This just in: LSU has been really, really terrible the last couple of years at throwing the ball.

OK, so that's not exactly a breaking story. But it does help explain the obvious, vivid frustration of the Bayou Bengal receivers when they discuss the departure of former play-caller Gary Crowton ... and, more importantly, their excitement at the arrival of new play-caller Steve Kragthorpe:
"I think we'll be more aggressive than we were last year," wide receiver Rueben Randle said. "I think we'll take more shots. Like in the scrimmage the other day, the first play, we took a shot down field. It kind of got us all excited as a receiving corps to see that" ...

"I think our passing game was like all messed up last year," tight end/wide receiver DeAngelo Peterson said. "I felt a lot of times last year I was beating linebackers, but the ball wasn't there" ...

"I think he (Kragthorpe) is the guy that we need here to get this offense rolling and make big plays down the field," said Randle, the No. 1 receiver in the nation out of Bastrop two years ago who has caught only five touchdowns in his career. "Throughout this spring, I can tell that coach Kragthorpe, he's pretty much a passing guy. I've got a feeling we're going to throw the ball more than we did. He's just a little more aggressive with the deep ball. He doesn't just call the deep shots whenever the defense gives us that. He takes it to them. That was a little different than what we did last year."
It's not unusual to see players extolling the virtues of a new coach, but the not-so-subtle digs at the previous coach aren't necessarily your run-of-the-mill responses. There's also Peterson's "ball wasn't there" complaint, which might interpreted as a dig at incumbent quarterback Jordan Jefferson. Peterson also wasn't shy about hailing the potential of new JUCO transfer (and former Georgia signal-caller) Zach Mettenberger:
Mettenberger has excelled at the deep ball and has a quicker delivery than Jefferson, who tends to wind up.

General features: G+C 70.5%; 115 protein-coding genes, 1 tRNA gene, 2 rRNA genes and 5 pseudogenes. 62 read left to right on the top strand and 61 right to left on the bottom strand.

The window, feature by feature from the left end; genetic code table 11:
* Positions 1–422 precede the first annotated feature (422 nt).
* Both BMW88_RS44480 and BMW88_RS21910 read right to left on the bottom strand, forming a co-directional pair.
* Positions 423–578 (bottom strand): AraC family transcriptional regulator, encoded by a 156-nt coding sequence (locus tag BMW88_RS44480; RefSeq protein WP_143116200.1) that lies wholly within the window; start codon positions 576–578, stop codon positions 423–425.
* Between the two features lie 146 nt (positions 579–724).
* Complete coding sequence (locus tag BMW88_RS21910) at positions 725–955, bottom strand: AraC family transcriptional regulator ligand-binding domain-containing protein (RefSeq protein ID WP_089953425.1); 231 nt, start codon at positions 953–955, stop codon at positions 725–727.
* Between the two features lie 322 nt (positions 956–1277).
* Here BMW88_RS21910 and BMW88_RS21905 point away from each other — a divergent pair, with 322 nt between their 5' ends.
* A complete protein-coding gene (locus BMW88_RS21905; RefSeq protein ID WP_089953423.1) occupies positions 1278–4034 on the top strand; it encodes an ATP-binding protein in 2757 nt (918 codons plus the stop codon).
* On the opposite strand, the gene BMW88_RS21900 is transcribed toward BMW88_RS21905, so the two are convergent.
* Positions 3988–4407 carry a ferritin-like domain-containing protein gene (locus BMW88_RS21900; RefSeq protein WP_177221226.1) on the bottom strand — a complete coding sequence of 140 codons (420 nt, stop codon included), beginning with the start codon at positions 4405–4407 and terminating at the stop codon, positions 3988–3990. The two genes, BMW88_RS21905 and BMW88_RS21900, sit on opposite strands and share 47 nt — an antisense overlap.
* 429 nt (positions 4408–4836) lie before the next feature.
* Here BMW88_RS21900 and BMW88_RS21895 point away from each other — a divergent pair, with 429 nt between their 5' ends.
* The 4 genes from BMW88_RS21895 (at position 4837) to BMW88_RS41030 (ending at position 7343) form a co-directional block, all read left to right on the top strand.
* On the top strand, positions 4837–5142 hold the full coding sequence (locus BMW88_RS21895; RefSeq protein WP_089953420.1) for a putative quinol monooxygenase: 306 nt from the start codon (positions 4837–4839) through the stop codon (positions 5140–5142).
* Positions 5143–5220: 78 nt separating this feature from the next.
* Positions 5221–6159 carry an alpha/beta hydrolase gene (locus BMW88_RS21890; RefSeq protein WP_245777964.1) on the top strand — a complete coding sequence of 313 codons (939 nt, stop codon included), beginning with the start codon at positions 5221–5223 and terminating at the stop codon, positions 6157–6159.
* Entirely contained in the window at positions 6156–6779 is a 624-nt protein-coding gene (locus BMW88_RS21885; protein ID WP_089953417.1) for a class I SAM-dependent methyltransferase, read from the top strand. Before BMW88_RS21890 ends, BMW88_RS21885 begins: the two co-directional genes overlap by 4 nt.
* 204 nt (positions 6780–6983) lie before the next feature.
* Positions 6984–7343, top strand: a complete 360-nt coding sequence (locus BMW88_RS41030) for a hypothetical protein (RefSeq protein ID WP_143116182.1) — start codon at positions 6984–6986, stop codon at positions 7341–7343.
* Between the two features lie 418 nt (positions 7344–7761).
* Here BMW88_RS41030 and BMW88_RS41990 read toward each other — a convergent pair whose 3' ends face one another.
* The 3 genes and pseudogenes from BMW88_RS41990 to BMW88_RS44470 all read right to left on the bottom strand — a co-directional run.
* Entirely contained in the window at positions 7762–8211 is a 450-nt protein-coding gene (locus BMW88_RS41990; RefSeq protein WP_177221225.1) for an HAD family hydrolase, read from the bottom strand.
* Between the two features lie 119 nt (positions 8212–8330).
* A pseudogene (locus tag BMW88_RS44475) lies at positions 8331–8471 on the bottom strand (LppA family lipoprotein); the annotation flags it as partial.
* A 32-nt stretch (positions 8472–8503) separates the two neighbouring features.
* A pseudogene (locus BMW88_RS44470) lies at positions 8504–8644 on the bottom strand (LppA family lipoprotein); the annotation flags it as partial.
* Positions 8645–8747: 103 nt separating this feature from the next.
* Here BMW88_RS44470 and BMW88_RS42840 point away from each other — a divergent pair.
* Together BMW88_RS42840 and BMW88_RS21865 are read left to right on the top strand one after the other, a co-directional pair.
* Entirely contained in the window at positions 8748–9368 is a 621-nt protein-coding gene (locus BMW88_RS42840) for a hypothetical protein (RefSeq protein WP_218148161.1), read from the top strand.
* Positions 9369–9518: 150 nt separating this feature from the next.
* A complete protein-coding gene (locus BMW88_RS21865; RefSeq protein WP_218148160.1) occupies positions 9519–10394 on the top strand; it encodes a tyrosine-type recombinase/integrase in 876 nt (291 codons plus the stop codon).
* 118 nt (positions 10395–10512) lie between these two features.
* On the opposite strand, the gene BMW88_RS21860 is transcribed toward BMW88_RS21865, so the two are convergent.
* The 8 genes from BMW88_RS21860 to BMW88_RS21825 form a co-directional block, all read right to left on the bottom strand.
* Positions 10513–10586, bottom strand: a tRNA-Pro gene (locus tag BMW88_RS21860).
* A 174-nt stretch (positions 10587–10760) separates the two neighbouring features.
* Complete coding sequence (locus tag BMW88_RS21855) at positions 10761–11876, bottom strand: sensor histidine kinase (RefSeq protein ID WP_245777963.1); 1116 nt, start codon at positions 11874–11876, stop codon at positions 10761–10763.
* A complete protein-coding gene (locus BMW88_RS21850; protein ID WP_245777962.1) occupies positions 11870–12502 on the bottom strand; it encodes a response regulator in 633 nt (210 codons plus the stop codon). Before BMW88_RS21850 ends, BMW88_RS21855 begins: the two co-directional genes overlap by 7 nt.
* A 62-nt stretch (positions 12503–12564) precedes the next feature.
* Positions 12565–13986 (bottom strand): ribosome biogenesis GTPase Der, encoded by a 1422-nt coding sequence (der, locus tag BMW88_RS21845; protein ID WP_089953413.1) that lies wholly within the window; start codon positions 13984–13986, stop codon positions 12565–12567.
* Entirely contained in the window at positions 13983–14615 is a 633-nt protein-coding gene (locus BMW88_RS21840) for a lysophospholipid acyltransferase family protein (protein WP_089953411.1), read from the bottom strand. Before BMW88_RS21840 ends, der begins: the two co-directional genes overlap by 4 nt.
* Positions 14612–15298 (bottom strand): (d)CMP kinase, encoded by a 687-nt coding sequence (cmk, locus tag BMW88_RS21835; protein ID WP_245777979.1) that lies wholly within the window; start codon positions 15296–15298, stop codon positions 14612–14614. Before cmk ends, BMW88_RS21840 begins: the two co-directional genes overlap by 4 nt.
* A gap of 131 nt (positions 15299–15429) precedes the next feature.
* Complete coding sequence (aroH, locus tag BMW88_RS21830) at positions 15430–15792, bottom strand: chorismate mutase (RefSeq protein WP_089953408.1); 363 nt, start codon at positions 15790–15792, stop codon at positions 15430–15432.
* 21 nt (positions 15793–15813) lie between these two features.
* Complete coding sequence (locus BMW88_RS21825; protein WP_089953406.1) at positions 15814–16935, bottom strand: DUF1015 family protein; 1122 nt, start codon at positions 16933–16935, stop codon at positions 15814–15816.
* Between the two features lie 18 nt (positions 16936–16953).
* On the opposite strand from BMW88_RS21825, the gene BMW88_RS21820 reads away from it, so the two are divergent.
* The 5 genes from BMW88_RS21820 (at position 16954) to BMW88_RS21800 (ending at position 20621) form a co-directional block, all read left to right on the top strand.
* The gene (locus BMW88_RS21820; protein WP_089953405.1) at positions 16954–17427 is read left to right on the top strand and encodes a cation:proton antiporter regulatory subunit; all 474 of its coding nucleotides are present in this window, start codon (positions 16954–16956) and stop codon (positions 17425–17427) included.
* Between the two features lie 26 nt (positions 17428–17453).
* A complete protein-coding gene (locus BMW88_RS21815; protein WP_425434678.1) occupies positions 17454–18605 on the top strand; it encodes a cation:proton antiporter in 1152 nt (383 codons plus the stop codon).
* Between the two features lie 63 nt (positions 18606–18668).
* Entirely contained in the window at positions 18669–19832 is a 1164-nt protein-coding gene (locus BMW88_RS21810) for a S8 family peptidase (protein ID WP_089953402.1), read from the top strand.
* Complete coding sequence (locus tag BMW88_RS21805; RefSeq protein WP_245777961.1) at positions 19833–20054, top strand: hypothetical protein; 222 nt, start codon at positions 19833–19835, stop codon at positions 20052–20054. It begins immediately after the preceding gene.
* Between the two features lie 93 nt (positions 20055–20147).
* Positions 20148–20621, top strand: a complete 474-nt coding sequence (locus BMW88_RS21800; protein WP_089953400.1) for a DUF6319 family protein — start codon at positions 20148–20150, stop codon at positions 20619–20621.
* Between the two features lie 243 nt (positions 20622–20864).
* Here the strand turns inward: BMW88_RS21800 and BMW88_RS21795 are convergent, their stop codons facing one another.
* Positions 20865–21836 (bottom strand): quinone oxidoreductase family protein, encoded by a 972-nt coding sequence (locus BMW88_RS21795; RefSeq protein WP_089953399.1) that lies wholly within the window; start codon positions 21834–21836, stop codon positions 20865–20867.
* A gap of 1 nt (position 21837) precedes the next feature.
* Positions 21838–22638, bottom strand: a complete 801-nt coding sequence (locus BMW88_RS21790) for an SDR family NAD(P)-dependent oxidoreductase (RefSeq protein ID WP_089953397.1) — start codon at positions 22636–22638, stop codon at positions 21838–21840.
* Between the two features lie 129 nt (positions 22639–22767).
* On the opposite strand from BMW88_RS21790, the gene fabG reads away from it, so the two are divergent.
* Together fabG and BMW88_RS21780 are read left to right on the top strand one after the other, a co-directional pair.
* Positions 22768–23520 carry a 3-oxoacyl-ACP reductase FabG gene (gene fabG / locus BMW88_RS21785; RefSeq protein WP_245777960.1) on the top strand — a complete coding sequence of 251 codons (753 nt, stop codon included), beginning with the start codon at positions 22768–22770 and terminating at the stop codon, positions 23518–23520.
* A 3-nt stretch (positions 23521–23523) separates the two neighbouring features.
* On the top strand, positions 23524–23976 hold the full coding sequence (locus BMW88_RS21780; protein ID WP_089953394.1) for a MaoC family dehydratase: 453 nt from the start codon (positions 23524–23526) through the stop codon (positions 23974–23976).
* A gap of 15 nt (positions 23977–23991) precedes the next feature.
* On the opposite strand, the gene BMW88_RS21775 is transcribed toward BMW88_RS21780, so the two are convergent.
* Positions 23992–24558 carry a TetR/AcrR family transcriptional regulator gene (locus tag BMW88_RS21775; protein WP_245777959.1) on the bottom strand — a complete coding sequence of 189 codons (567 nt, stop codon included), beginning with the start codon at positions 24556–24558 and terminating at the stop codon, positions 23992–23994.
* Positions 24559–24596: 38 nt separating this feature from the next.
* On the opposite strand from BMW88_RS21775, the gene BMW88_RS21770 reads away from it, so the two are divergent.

"He can throw," Peterson said of Mettenberger. "He's got an accurate arm — a strong arm. I think right now, he's just learning the offense. That's what's holding him back, but he's a good quarterback from what I've seen so far."
The overall tone from the LSU receivers makes it clear that Jefferson is still considered the likely starter ... but it's also clear that Mettenberger has their (and no doubt Les Miles's) attention.

You can't blame the LSU receivers at all for their excitement; players like Randle, Peterson, and Russell Shepard were some of the most highly-prized recruits in the country, and couldn't have imagined they'd spend two years playing for one of the most buttoned-down, ineffective, unexciting passing games this side of the triple option. The hire of Kragthorpe was widely panned after his crash-and-burn tenure as Louisville head coach, but compared to Crowton's final two years, things literally could not get any worse from the LSU passing perspective. His arrival and the potential represented by Mettenberger are, without question, good things for the Tiger receiving corps.

But are they good things for LSU? It's not enough for Kragthorpe to simply open up the offense; it's going to have to be opened up efficiently and effectively, and with a reliable quarterback under center, as anyone who remembers Dave Clawson's 40-pass debacles with Jonathan Crompton at Tennessee could tell you. And with Mettenberger lurking, a team-dividing quarterback controversy could rear its ugly head if Kragthorpe can't get Jefferson to finally fulfill his ample potential.

Yes, LSU's receivers should be excited. But LSU fans, on the other hand, might be better served to take the wait-and-see approach.
Posted on: March 11, 2011 9:05 am
Edited on: March 11, 2011 9:08 am
 

Spring Practice Primer: LSU

Posted by Jerry Hinnen